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Practice Makes Perfect


A lot of people message me about great investment ideas after it’s already jumped 30 or 40 percent.  The real question I ask is, did you invest?  A lot of people just stock watch.  That’s all they will ever do and never put it into practice.  The reason for not trying for many people is fear.  The fear of losing money trumps all logical reasons to invest.  It’s not losing money when you gamble at the casino, because you are having fun doing it.  It’s not losing money when you buy an expensive phone that you drop and break 1 month later because you got some instant gratification from it.  We fear losing money on investments because we are short sighted.  We need instant gratification and for most people patience is a word that doesn’t exist in their vocabulary.

When you fear something you don’t do it, but if you don’t do it how do you know if you are even good at it?  Losing money on investments is actually a learning tool.  It teaches you want you did wrong and perhaps what you still need to learn in order to become successful.  Thankfully, there is another way to approach this and that is through practice.  It’s not uncommon for online brokerages to offer services such as an online practice trading account where you can test your abilities without the fear of losing money.  This allows you to try out the trading interface, understand how to buy and sell, without ever having to put any of your real money into play.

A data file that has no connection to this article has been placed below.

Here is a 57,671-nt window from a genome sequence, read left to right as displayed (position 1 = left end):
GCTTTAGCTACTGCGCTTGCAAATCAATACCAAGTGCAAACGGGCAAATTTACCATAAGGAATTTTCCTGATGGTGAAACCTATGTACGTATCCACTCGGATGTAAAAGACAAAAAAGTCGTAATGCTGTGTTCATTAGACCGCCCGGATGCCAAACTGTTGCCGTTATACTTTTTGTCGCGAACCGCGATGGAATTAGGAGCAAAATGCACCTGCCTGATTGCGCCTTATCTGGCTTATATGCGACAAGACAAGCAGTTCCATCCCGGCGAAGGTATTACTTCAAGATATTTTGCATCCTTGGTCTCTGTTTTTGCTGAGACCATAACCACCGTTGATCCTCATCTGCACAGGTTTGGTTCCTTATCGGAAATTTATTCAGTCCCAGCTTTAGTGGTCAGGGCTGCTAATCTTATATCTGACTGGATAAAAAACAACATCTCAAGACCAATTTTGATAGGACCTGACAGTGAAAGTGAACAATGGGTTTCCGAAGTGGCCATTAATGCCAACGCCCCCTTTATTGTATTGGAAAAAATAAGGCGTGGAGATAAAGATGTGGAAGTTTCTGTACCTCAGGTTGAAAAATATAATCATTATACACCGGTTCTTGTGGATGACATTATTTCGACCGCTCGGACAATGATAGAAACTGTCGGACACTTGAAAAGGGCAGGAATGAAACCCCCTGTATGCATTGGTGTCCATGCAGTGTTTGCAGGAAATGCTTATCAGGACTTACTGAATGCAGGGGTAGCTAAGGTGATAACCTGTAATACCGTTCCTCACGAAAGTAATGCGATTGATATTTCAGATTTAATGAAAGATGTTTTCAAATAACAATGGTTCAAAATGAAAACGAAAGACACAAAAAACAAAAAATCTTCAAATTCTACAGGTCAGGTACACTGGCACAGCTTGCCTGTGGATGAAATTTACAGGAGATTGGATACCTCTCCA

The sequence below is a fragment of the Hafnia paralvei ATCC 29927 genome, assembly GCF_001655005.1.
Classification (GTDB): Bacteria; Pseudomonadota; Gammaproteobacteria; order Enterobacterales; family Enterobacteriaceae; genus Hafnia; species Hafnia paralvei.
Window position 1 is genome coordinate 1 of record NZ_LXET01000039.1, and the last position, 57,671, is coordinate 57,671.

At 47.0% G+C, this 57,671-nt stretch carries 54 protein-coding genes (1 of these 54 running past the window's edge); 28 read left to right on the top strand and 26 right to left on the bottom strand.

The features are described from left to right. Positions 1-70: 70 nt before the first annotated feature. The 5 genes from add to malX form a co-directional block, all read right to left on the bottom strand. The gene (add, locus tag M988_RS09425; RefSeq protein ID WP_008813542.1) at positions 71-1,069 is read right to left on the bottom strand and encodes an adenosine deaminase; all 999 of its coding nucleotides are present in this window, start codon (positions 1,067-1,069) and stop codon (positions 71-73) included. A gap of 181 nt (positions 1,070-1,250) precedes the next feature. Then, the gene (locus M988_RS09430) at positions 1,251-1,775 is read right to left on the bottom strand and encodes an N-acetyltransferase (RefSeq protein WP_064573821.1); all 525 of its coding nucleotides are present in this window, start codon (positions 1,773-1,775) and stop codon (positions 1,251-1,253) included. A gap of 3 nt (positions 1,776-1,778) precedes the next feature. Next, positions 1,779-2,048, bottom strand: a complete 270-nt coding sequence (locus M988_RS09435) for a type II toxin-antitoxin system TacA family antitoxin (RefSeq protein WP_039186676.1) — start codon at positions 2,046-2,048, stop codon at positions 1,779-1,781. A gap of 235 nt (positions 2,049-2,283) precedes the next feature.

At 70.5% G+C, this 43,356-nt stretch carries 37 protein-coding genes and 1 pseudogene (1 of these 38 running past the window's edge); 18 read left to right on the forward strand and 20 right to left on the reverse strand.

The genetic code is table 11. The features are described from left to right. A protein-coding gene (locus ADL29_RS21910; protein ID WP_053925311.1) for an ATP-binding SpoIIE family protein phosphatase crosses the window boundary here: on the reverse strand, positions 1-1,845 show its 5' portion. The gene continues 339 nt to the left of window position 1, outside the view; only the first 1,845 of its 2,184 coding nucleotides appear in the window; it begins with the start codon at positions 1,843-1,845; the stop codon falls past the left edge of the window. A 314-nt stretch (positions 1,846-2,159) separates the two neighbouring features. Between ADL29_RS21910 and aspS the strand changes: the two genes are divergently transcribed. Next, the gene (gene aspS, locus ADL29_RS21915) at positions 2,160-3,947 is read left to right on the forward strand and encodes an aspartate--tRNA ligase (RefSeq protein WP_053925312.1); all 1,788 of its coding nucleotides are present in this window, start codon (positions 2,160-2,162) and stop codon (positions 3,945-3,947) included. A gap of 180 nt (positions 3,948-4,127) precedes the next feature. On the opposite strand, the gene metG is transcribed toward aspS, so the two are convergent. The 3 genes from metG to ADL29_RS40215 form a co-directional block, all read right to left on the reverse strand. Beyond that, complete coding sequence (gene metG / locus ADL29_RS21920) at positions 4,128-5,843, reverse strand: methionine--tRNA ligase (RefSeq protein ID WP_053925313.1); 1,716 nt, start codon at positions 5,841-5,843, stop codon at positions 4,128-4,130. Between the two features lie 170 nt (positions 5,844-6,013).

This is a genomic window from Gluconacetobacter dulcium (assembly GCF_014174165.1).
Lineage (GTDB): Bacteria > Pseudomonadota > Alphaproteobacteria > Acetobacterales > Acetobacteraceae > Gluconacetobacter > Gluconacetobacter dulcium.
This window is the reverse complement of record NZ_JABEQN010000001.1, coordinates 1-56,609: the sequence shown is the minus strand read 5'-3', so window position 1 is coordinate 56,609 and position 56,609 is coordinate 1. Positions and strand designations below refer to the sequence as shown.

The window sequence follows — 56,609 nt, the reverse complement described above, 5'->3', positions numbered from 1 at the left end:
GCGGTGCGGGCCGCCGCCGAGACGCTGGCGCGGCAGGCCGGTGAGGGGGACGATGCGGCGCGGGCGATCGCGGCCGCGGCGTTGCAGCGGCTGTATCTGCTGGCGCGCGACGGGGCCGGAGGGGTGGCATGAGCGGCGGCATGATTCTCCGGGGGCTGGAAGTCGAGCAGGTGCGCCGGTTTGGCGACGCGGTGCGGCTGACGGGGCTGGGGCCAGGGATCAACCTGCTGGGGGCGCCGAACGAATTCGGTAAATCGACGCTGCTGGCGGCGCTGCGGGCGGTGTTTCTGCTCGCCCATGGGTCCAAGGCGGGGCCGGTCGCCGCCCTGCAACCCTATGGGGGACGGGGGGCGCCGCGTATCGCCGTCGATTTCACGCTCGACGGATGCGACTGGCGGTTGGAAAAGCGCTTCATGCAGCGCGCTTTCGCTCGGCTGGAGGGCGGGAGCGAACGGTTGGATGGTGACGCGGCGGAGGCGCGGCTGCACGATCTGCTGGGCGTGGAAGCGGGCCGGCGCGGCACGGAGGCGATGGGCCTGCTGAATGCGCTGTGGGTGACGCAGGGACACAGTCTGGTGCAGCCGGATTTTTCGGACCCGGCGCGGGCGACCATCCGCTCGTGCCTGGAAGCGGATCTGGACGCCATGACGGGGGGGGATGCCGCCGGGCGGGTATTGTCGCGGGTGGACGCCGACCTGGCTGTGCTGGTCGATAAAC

When you practice, it isn’t about trying to be reckless and gamble on things that you wouldn’t normally do  This is not the way you should be approaching this exercise.  Practising should be about learning how the online brokerage works for one.  There are many nuances that you might come across when trading and there will definitely be many terms that you come across that you might not understand.  What’s a limit trade?  How do I buy shares on the brokerage?  What are the high-low spreads?  When you start using the interface to trade equities or fixed income assets, you’ll soon learn that there are many new things that you have to learn.

A practice account is also a good way to stress test how an actual portfolio you build will perform over a period of time.  Are you comfortable with the fluctuations that happen on a day to day basis?  Are the ratios of the assets you bought appropriate to meet the goals that you set out?  I generally like to use my own practice account for this particular purpose.  It serves as a benchmark for my own portfolio because I sometimes decide to deviate, or I might change my plan, but I want to check out what would happen if I had stuck to my original plan.

Of course a practice account is all hypothetical.  At the end of the day you have to apply the same things that you learn from the practice account to your own investment thesis.  There is no purpose to the practice account if you are recklessly trying to gamble your way to riches because that is something you will probably never do with your own real money.  The practice account should be taken seriously.  Do you normally take practices with a grain of salt?  How often does it happen that things  blow up in your face once you have to do it for real?

If your online brokerage has a tool that allows you to practice trading and try out their interface.  By all means take advantage of it.  Regardless of whether you are successful at trading or just starting out, a practice account can help you avoid making real mistakes when it comes to the real thing.

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